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-   -   How Random & Pseudorandom #'s Interact (http://www.linuxquestions.org/questions/linux-security-4/how-random-and-pseudorandom-s-interact-576514/)

mistersnorfles 08-12-2007 08:23 AM

How Random & Pseudorandom #'s Interact
 
A few questions:

1. If I put a set of pseudorandom numbers (/dev/urandom) through a random (/dev/random) hash, does it make the result more random than the initial pseudorandom inputs?

2. If I put a set of random number through a pseudorandom hash, does it make the result less random than the input?

3. If I put a pseudorandom number through a pseudorandom hash, will it make the result more random?

Thanks,
Mr. Snorfles

raskin 08-12-2007 04:10 PM

First, it is not that random and urandom are 'true random' and 'pseudorandom'. They have similar 'entropy pools' (places for storing result of some strange computations involving all the 'entropy' collected by kernel, kernel tries to use everything that has systematic component and truly random - from this system's point of view - component to make contents of 'entropy pool' unpredictable). Both have some algorithms of generating some data based on the entropy pools. The difference is only that 'random' tries to predict how much really unpredictable information is contained in its pool and refuses to give out so much data as to risk too much that part of it can be restored by knowing the rest.

So if you do not take much data from urandom there will be little difference. And are you sure you can decide what you mean under 'random'? Try dumping 512 bytes of audio input to /dev/urandom each 8 bytes you read (data written to /dev/urandom gets mixed in to its pool, so that resulting randomness is hopefully no less than original and no less than random part contained in dumped data) and you can think that it is nearly as random as just tossing a coin (which also can have deficiencies...).

If you have a good hash for mixing two random streams of data it should output a sequence that is no worse than any of inputs. Mixing pseudorandoms can improve things, but do not bother - kernel will be able to use noise from audio card..

mistersnorfles 08-12-2007 07:44 PM

Thanks for the very informative response. Let me ask a few questions to make sure I got everything.

You said:
Quote:

Both have some algorithms of generating some data based on the entropy pools. The difference is only that 'random' tries to predict how much really unpredictable information is contained in its pool and refuses to give out so much data as to risk too much that part of it can be restored by knowing the rest.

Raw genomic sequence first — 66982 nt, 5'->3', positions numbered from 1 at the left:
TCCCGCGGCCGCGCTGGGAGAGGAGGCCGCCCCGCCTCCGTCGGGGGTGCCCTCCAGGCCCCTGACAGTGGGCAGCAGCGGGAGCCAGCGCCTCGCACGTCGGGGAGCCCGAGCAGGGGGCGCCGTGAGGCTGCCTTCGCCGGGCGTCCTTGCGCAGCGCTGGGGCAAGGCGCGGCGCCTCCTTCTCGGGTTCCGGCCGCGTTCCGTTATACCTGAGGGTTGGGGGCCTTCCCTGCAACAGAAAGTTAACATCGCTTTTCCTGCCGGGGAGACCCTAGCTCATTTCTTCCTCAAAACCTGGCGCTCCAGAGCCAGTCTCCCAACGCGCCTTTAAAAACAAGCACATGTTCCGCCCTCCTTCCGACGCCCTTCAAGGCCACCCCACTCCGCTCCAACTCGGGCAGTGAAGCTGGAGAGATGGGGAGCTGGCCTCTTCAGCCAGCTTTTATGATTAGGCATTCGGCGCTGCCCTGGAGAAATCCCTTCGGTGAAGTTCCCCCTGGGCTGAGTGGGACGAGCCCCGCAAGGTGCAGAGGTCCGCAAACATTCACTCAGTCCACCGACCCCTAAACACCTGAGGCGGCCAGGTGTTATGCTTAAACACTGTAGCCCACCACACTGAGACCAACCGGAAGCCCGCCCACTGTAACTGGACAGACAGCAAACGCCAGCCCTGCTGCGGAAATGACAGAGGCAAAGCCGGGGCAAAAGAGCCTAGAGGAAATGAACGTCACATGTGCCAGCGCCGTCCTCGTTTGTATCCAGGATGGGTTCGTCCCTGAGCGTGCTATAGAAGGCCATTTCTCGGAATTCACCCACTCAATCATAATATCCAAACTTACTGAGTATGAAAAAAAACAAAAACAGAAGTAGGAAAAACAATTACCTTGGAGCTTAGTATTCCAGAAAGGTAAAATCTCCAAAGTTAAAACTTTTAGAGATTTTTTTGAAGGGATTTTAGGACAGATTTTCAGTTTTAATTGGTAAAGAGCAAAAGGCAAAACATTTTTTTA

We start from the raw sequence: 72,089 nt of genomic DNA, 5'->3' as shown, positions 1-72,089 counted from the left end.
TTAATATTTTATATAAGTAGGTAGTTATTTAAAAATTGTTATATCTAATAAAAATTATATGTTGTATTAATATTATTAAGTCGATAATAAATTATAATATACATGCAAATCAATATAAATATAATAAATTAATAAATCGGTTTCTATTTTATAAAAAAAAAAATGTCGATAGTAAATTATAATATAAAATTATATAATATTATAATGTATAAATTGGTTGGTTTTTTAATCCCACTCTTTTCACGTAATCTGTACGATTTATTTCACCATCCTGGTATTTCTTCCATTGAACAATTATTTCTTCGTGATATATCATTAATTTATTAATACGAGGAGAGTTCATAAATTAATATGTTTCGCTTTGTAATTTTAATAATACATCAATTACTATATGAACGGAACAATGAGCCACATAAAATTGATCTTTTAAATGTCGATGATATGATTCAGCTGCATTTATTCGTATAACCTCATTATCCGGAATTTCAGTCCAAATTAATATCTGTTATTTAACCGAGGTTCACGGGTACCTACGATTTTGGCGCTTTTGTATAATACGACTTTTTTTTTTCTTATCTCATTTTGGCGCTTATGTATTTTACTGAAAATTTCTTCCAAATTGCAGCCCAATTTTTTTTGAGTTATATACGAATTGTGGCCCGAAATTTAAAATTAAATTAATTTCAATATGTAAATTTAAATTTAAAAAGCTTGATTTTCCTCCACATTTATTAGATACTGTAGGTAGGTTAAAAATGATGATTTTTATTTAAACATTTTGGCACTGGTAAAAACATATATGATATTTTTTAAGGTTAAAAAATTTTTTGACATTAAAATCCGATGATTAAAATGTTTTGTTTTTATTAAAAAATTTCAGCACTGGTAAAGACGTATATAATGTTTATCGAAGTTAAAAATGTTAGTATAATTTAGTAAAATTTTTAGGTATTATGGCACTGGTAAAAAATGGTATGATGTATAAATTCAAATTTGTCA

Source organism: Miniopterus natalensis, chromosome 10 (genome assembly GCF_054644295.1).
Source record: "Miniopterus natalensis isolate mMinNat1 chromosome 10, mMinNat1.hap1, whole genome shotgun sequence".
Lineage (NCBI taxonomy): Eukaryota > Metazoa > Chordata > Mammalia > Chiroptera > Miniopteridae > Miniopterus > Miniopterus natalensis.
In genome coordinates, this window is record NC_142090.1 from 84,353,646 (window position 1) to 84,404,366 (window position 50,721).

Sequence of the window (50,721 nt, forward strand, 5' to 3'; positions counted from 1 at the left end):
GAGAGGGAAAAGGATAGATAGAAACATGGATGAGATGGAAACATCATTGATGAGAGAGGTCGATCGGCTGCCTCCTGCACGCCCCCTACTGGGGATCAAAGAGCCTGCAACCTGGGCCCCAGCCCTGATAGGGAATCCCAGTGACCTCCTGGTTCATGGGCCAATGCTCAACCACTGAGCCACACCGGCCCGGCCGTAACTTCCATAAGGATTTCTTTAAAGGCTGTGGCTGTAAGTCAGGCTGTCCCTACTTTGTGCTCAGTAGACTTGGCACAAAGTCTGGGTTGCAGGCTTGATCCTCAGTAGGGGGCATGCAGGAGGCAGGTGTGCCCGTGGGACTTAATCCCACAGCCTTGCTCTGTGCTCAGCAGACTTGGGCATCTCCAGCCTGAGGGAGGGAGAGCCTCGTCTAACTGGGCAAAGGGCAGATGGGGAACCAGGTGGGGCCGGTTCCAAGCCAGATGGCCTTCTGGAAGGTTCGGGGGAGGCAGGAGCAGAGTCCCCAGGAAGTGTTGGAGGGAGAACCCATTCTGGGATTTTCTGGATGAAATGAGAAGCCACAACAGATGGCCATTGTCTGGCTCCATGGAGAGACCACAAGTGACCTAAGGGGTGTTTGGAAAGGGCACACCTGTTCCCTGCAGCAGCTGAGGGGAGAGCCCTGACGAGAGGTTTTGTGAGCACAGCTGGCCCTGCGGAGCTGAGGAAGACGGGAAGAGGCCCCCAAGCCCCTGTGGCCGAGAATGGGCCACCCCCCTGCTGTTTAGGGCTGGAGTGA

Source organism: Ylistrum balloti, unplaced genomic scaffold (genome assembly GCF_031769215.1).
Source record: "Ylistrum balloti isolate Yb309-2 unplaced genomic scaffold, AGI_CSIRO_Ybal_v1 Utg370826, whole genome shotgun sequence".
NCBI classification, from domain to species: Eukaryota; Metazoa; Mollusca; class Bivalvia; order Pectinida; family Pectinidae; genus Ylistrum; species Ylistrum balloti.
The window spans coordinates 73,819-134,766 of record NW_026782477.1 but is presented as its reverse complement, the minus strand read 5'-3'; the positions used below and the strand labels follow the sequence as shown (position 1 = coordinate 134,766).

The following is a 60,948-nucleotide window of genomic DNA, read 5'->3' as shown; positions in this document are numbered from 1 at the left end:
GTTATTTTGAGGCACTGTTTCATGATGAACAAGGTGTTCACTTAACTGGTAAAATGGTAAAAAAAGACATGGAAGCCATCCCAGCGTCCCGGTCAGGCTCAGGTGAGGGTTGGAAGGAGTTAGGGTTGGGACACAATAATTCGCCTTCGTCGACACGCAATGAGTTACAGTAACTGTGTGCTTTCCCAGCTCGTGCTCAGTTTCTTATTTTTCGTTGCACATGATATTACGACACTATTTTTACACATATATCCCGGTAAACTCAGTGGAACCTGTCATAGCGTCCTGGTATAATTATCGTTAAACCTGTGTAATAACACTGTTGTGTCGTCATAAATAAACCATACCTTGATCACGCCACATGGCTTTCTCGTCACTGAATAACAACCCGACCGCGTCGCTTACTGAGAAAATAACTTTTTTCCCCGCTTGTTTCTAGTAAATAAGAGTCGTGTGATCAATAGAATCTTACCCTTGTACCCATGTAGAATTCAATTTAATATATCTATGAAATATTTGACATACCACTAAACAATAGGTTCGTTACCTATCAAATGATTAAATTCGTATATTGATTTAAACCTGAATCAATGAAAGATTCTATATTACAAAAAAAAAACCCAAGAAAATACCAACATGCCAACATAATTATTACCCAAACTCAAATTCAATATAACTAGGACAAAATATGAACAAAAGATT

So /dev/random does exactly the same thing as /dev/urandom, except whenever it feels like it is providing too much information about itself (making it more likely that someone can predict what it will do), it stops handing out numbers?

And:
Quote:

So if you do not take much data from urandom there will be little difference.
So if I just slow down the rate at which I pull data from /dev/urandom, it will become just as random as /dev/random? Where can I configure how /dev/urandom operates?

And as far as:
Quote:

Try dumping 512 bytes of audio input to /dev/urandom each 8 bytes you read (data written to /dev/urandom gets mixed in to its pool, so that resulting randomness is hopefully no less than original and no less than random part contained in dumped data)
How do I go about dumping the audio into /dev/urandom? Would this work?:
Code:

dd if=/dev/sound/dsp of=/dev/urandom bs=512
Also, it would seem that I should be able to dump video data into /dev/urandom as well right?

Thanks again,
Mr. Snorfles

raskin 08-12-2007 10:49 PM

Quote:

So /dev/random does exactly the same thing as /dev/urandom
At some point in the past it was so. They even used one pool, as far as I remember. Now they are independent and probably the pools are formed in slightly different way, but they are very similar (unless you exhaust /dev/random entropy).

I do not know if /dev/urandom is configurable (and I am not exactly sure what do you want). You do not need to read slowly, you need quicker entropy input (it is some problem on some servers that have everything cached in RAM and so has little random events).

Quote:

dd if=/dev/sound/dsp of=/dev/urandom bs=512
It is correct on /dev/urandom side; but as far as I remember /dev/dsp is output. I meant input. Output has too little unpredictable noise. If you have video input device, you can also use it.

mistersnorfles 08-13-2007 07:31 AM

So audio input is what I want? Like the microphone? Would I have to have a microphone attached to the computer? Why is the audio input less predictable than the audio output?

Thanks,
Mr. Snorfles

raskin 08-13-2007 07:44 AM

No, you do not necessarily want microphone itself (though it can help); just audio input from empty slot is Analog-to-Digital Converter output on empty (and so reacting to every electromagnetic wave) input. It is physically random process. But microphone catches heat noise, so it is also good.
And audio output can be a) blank; b) the same music as last time. Really it will not lead to exact repetition, but will significantly lessen randomness in some sense. Audio output does not have noise until it has left digital form.

mistersnorfles 08-13-2007 08:22 AM

That's interesting, I didn't realize that the microphone jack could do that. I'm going to go play around with that. Maybe I'll be back in a bit with some interesting results...

Thanks so much for your help raskin!

--Mr. Snorfles


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